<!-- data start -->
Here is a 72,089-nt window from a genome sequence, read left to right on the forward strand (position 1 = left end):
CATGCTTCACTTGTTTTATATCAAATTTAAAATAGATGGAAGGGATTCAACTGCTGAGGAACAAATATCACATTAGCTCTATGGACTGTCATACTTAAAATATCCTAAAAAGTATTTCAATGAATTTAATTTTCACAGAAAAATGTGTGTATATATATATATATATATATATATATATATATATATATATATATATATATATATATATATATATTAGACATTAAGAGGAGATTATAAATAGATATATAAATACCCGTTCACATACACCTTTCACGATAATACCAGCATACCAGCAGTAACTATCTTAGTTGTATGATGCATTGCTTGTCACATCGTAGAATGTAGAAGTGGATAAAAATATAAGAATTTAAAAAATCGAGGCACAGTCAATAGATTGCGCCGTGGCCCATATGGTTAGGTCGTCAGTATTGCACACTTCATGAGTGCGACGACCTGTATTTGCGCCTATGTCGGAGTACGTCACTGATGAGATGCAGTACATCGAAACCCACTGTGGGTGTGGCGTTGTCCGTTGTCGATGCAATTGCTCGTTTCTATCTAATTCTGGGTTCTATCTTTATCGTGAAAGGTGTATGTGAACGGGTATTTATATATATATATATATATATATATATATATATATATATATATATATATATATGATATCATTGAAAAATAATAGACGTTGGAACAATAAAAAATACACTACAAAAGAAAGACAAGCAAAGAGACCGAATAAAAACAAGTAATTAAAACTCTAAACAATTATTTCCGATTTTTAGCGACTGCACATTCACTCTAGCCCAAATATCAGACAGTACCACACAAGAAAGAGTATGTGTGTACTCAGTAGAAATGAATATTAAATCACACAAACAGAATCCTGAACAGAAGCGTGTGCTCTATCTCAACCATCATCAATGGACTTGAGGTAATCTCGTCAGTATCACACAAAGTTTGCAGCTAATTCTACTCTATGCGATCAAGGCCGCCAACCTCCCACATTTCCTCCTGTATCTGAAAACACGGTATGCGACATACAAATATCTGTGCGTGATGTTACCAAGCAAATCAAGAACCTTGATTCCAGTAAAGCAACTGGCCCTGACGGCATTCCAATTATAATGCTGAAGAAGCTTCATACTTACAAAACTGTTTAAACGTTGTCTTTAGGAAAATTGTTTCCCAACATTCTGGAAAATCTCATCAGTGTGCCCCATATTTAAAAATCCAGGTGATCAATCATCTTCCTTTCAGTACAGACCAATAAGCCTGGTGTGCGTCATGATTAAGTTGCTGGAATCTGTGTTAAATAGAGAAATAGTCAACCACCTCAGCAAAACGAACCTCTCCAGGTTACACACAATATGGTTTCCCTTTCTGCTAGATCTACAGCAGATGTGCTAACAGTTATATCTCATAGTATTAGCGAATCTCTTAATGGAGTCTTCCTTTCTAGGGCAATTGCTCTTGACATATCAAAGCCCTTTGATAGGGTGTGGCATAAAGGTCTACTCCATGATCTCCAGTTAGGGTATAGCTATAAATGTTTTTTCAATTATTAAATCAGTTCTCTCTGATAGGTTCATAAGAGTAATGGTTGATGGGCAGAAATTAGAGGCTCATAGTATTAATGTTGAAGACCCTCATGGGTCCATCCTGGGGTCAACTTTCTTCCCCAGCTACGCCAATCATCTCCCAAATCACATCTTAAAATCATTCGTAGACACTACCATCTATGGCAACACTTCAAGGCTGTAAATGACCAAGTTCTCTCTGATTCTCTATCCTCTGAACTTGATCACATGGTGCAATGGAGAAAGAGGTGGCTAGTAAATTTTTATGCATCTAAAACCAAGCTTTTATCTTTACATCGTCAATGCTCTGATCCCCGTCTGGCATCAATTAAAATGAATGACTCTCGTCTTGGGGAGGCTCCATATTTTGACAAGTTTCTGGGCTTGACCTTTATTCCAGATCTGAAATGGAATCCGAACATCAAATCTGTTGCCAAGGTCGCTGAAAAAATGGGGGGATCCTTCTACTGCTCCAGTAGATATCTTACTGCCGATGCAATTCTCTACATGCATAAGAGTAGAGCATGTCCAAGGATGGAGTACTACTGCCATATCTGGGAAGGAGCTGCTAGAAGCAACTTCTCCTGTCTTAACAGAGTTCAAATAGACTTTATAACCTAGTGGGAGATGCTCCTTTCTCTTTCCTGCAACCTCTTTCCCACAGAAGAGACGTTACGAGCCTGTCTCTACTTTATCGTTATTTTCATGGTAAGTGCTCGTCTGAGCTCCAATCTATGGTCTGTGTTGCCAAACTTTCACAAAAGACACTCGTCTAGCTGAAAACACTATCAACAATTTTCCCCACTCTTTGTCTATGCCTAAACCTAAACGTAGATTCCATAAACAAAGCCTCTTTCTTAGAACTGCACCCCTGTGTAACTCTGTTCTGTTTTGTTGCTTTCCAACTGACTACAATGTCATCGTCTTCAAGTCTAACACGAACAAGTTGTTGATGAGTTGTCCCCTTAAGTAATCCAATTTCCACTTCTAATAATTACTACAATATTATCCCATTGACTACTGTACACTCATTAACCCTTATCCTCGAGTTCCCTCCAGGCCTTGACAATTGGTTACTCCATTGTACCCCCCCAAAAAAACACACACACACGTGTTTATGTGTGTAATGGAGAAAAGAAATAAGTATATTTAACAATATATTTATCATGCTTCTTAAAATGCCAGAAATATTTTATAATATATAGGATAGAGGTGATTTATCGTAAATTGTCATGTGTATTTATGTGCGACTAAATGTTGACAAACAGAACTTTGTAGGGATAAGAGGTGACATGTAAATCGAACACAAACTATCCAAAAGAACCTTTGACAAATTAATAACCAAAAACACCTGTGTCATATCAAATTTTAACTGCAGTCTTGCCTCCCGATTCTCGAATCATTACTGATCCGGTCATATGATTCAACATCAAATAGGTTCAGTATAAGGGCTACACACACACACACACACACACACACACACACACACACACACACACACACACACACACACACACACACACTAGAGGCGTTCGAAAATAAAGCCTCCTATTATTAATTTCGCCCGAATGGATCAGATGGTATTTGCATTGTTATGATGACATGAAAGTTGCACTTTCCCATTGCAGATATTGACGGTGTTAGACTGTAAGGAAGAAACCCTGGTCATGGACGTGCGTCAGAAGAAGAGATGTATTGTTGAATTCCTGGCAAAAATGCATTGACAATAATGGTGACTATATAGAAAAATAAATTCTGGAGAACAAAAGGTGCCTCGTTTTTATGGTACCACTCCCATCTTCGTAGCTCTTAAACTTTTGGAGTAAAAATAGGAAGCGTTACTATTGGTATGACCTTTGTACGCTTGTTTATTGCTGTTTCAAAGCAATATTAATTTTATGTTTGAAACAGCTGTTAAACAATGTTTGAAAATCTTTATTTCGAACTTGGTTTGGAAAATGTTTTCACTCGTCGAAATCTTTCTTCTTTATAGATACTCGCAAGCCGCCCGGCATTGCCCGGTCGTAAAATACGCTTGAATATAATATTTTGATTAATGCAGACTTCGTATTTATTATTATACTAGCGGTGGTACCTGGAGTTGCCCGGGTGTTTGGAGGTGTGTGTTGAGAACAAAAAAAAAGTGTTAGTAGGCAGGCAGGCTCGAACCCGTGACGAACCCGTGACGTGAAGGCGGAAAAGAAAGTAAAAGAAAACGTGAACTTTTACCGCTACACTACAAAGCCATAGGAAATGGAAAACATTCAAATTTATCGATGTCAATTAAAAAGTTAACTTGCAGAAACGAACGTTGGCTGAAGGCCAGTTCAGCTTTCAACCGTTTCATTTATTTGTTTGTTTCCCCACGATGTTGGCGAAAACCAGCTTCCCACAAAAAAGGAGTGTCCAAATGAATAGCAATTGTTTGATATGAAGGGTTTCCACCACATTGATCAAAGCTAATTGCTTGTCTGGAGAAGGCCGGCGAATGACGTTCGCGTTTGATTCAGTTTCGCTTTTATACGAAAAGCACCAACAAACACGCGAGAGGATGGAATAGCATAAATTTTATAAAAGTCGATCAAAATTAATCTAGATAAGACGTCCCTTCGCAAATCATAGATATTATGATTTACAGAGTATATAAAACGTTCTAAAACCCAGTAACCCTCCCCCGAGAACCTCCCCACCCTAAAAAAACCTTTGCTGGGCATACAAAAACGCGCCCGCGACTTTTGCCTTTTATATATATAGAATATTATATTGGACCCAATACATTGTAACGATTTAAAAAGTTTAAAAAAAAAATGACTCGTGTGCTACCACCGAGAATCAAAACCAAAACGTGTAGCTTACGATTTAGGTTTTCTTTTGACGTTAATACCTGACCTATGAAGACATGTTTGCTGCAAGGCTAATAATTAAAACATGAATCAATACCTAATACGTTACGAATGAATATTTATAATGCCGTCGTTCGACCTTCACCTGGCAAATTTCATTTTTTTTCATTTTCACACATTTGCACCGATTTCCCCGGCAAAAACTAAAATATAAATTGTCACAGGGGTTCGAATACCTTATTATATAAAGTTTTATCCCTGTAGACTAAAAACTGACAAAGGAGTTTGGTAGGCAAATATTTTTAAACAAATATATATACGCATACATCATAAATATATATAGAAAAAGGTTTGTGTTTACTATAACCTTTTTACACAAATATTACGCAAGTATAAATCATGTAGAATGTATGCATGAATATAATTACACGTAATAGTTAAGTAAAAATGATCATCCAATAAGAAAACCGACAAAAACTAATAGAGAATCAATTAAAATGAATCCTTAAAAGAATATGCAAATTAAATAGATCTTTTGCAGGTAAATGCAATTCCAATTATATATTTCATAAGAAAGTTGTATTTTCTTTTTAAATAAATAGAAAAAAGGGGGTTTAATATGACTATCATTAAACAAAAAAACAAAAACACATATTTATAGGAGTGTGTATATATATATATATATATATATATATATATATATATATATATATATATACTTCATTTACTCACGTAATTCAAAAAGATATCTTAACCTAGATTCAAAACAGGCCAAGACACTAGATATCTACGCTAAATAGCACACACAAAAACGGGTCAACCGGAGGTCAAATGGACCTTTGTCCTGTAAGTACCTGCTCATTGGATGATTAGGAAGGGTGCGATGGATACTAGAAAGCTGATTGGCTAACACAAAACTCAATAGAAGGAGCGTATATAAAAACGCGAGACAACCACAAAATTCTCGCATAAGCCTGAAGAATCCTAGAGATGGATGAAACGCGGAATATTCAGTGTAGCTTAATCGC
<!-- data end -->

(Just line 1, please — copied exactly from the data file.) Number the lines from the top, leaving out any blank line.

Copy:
Here is a 72,089-nt window from a genome sequence, read left to right on the forward strand (position 1 = left end):